Taiwan braces for arrival of powerful Typhoon Soudelor
Authorities cancel flights and school classes as the strongest typhoon in two years heads for the island.
Taiwan has cancelled flights and school classes as the strongest typhoon in two years headed for the island and was expected to make a direct hit at the weekend.
Typhoon Soudelor, which is due to make landfall on Saturday, has already claimed its first victims, with three people dead and one missing in choppy waters off the coast of Taiwan’s northeastern Yilan county, the coast guard said.
An eight year old girl was also killed after she was swept away by the big waves.
On Friday morning, a security cordon was set up to block tourists from going close to the sea bank.
“I was supposed to come here to see the sunrise, but I couldn’t see the sunrise as it was blocked by the heavy clouds. Taiwan is very beautiful,” said an unidentified tourist from mainland China.
The high-speed rail and Taipei’s metro system were operating as normal on Friday, though train services were expected to be hit on Saturday.
The typhoon has winds of 173km/h close to its centre, said the Central Weather Bureau, making it the strongest storm to threaten the island since 2013’s Typhoon Usage.
It has already drawn comparisons to Typhoon Morakot in 2009 which blocked roads, levelled villages and killed dozens.
Typhoons are common at this time of year in the South China Sea and Pacific, picking up strength from warm waters before losing strength over land.
As Taiwan prepared to take a direct hit from the typhoon, residents of Saipan – a US territory in the Pacific – were dealing with its devastation five days ago.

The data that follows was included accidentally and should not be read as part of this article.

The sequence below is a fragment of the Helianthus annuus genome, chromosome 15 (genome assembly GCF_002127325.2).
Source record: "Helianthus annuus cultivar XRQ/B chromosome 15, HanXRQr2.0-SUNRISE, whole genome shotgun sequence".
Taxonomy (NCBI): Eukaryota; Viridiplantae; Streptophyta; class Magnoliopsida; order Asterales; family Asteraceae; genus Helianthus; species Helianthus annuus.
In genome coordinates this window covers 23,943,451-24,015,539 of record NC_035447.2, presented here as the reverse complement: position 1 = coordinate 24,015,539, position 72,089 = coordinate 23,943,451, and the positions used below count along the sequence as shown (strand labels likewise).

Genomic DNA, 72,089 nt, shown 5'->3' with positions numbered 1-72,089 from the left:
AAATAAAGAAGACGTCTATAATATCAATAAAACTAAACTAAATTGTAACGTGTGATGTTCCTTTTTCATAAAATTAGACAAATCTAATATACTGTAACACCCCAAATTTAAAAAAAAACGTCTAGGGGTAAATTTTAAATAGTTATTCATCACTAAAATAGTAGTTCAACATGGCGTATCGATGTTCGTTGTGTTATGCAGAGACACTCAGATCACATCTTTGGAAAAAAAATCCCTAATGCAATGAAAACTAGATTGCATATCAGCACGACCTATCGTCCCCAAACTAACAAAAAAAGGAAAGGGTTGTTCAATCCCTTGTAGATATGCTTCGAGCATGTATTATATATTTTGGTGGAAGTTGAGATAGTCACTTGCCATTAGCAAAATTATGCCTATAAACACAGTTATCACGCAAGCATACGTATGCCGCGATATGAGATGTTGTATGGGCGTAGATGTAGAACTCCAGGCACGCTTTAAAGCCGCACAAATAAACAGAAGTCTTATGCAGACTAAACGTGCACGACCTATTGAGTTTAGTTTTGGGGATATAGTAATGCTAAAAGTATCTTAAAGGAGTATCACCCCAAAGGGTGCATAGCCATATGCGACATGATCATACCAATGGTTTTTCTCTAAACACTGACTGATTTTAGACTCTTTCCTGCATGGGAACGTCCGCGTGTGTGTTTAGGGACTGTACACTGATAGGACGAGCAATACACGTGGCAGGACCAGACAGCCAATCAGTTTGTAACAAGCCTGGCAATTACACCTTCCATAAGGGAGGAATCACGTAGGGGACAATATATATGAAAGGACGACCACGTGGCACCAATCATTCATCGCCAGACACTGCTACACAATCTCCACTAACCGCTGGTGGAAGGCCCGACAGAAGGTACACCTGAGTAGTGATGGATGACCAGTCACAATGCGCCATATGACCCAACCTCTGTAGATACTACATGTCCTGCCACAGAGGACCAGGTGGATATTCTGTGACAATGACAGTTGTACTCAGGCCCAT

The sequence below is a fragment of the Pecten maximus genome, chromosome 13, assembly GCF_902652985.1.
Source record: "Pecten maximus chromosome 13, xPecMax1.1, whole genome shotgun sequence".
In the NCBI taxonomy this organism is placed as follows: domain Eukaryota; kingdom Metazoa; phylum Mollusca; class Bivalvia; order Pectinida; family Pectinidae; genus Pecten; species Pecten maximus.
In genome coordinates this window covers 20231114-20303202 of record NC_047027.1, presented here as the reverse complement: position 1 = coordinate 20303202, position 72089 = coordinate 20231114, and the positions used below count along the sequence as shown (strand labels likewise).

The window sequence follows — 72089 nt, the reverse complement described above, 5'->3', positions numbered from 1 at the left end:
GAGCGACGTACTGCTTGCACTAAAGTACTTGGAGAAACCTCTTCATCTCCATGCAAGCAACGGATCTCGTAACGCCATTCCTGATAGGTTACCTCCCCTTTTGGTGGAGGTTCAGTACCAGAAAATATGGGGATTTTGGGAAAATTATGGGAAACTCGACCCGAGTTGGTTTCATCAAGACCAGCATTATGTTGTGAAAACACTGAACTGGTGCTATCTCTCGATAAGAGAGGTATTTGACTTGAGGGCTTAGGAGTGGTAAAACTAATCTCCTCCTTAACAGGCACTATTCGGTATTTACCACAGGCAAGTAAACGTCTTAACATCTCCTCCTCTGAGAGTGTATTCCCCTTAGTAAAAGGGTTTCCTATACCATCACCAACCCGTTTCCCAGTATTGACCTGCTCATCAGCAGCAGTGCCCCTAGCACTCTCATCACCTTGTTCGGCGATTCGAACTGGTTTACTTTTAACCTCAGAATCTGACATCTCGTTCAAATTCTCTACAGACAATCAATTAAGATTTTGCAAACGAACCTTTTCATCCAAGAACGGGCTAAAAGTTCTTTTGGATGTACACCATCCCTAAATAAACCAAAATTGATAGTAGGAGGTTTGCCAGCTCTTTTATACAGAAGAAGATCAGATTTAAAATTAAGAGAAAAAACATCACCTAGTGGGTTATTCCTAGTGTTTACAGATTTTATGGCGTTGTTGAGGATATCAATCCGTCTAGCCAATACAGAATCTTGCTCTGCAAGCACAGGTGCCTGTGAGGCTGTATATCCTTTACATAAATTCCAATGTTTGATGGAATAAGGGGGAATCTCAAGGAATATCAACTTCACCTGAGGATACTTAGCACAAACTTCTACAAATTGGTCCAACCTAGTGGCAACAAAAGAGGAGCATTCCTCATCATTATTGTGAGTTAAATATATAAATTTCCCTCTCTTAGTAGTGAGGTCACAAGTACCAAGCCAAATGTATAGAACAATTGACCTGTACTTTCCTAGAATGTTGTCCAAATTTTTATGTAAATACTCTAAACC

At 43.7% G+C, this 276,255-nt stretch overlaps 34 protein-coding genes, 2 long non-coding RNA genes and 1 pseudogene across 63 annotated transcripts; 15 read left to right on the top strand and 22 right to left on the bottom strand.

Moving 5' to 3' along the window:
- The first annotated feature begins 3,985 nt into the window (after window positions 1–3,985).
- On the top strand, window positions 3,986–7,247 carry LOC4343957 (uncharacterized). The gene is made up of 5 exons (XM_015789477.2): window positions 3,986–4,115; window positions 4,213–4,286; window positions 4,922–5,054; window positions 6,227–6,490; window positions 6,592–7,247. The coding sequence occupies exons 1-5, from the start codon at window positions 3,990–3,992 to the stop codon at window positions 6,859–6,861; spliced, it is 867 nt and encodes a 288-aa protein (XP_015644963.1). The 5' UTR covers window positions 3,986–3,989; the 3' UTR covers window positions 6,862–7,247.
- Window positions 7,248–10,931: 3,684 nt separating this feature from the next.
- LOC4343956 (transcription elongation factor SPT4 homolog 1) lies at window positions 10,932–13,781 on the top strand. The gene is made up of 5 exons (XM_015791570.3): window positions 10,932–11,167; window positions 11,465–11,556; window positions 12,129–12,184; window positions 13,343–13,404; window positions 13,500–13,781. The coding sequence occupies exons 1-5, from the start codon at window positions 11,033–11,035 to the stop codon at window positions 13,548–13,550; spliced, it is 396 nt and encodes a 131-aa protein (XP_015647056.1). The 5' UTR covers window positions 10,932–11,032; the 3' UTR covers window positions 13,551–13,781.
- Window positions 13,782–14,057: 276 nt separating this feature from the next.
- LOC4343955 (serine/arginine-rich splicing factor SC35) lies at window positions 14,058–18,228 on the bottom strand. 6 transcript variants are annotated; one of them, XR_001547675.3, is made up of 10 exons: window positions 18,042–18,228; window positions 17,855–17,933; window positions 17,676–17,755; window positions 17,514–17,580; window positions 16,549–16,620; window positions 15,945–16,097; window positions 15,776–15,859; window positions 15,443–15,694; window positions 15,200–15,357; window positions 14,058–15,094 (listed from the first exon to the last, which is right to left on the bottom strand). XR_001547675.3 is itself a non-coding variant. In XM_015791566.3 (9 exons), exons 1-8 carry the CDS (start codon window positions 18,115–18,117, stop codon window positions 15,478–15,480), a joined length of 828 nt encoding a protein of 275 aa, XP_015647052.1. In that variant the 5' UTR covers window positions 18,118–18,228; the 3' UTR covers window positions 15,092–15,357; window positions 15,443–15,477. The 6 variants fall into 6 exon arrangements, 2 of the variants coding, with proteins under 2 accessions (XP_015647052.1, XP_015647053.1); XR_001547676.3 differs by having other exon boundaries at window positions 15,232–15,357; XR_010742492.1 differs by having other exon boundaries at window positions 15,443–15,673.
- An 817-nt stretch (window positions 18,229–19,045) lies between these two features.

Typhoon Soudelor ground through the most populated island in the US territory of the Northern Marianas on Sunday. Residents of Saipan are still without water and electricity and are rationing fuel.
Nearby Tinian got some damage, while Rota was spared, said Gregorio Kilili Camcacho Sablan, the commonwealth’s delegate to US Congress. As for the island of Pagan, “No idea” he said. “I have no way to contact Pagan. I haven’t seen a storm like this in 20 years.”
Soudelor battered Saipan with wind speeds between 160km/h and 195km/h, toppling homes and snapping wooden electricity poles, said Glen Hunter, who has lived on Saipan for 40 years.
That there were no reports of deaths or serious injury “seems almost impossible” said Hunter.
More than 500 people on Saipan are in shelters, according to the Red Cross and a team of volunteers from Guam is expected to arrive on Friday.
In an El Nino year such as this, tropical cyclones are born in this part of the Pacific. This is not the first time this year that the islands of the Marianas, Micronesia and the Marshalls have been damaged by adolescent typhoons.
The last time a major El Nino occurred, causing the formation of 12 super typhoons in the western Pacific, was 1997 – almost 20 years ago. Six have formed so far this year.